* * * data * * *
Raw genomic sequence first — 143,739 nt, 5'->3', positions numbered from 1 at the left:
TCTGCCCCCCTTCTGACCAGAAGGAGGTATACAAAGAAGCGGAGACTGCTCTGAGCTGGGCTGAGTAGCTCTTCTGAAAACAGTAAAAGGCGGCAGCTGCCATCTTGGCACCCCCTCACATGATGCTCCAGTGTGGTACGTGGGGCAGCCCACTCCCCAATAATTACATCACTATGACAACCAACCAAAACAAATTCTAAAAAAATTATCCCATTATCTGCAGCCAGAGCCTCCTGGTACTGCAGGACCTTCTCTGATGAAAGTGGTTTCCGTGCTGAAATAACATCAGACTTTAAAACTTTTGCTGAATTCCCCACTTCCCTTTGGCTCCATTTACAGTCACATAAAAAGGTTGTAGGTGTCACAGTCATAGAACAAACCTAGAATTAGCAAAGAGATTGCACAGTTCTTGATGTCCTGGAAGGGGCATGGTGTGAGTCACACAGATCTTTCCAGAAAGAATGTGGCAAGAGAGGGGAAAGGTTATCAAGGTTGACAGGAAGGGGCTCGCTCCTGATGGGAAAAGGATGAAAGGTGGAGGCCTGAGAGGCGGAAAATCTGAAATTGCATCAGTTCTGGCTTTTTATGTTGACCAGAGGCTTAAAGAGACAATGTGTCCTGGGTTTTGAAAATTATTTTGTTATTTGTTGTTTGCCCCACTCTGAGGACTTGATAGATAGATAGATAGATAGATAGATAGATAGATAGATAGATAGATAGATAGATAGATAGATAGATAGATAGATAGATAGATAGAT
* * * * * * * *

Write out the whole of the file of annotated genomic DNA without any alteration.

Raw genomic sequence first — 143,739 nt, 5'->3', positions numbered from 1 at the left:
TCTGCCCCCCTTCTGACCAGAAGGAGGTATACAAAGAAGCGGAGACTGCTCTGAGCTGGGCTGAGTAGCTCTTCTGAAAACAGTAAAAGGCGGCAGCTGCCATCTTGGCACCCCCTCACATGATGCTCCAGTGTGGTACGTGGGGCAGCCCACTCCCCAATAATTACATCACTATGACAACCAACCAAAACAAATTCTAAAAAAATTATCCCATTATCTGCAGCCAGAGCCTCCTGGTACTGCAGGACCTTCTCTGATGAAAGTGGTTTCCGTGCTGAAATAACATCAGACTTTAAAACTTTTGCTGAATTCCCCACTTCCCTTTGGCTCCATTTACAGTCACATAAAAAGGTTGTAGGTGTCACAGTCATAGAACAAACCTAGAATTAGCAAAGAGATTGCACAGTTCTTGATGTCCTGGAAGGGGCATGGTGTGAGTCACACAGATCTTTCCAGAAAGAATGTGGCAAGAGAGGGGAAAGGTTATCAAGGTTGACAGGAAGGGGCTCGCTCCTGATGGGAAAAGGATGAAAGGTGGAGGCCTGAGAGGCGGAAAATCTGAAATTGCATCAGTTCTGGCTTTTTATGTTGACCAGAGGCTTAAAGAGACAATGTGTCCTGGGTTTTGAAAATTATTTTGTTATTTGTTGTTTGCCCCACTCTGAGGACTTGATAGATAGATAGATAGATAGATAGATAGATAGATAGATAGATAGATAGATAGATAGATAGATAGATAGATAGATAGATAGATAGAT